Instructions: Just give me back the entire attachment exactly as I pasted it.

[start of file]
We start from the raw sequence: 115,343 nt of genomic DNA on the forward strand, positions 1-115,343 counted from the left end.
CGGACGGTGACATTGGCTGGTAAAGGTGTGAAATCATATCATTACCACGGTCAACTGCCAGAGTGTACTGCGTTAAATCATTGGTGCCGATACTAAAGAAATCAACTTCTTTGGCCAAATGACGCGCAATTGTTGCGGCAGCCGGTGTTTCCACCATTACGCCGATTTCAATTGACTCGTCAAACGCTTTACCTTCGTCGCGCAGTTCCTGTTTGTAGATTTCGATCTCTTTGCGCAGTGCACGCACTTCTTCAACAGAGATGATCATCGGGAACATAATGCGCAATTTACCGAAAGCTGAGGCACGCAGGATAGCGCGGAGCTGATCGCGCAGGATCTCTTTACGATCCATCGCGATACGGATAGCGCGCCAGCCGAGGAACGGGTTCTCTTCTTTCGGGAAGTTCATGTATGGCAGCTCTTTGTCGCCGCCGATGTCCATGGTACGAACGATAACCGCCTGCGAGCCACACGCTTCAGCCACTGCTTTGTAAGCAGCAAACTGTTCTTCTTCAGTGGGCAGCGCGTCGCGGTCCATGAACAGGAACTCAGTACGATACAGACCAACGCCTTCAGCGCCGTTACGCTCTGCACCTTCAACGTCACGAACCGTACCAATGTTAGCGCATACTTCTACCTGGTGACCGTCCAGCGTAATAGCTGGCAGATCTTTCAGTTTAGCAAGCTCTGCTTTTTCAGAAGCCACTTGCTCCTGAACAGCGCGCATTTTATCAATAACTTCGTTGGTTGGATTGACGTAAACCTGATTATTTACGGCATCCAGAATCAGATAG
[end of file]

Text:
We start from the raw sequence: 115,343 nt of genomic DNA on the forward strand, positions 1-115,343 counted from the left end.
CGGACGGTGACATTGGCTGGTAAAGGTGTGAAATCATATCATTACCACGGTCAACTGCCAGAGTGTACTGCGTTAAATCATTGGTGCCGATACTAAAGAAATCAACTTCTTTGGCCAAATGACGCGCAATTGTTGCGGCAGCCGGTGTTTCCACCATTACGCCGATTTCAATTGACTCGTCAAACGCTTTACCTTCGTCGCGCAGTTCCTGTTTGTAGATTTCGATCTCTTTGCGCAGTGCACGCACTTCTTCAACAGAGATGATCATCGGGAACATAATGCGCAATTTACCGAAAGCTGAGGCACGCAGGATAGCGCGGAGCTGATCGCGCAGGATCTCTTTACGATCCATCGCGATACGGATAGCGCGCCAGCCGAGGAACGGGTTCTCTTCTTTCGGGAAGTTCATGTATGGCAGCTCTTTGTCGCCGCCGATGTCCATGGTACGAACGATAACCGCCTGCGAGCCACACGCTTCAGCCACTGCTTTGTAAGCAGCAAACTGTTCTTCTTCAGTGGGCAGCGCGTCGCGGTCCATGAACAGGAACTCAGTACGATACAGACCAACGCCTTCAGCGCCGTTACGCTCTGCACCTTCAACGTCACGAACCGTACCAATGTTAGCGCATACTTCTACCTGGTGACCGTCCAGCGTAATAGCTGGCAGATCTTTCAGTTTAGCAAGCTCTGCTTTTTCAGAAGCCACTTGCTCCTGAACAGCGCGCATTTTATCAATAACTTCGTTGGTTGGATTGACGTAAACCTGATTATTTACGGCATCCAGAATCAGATAG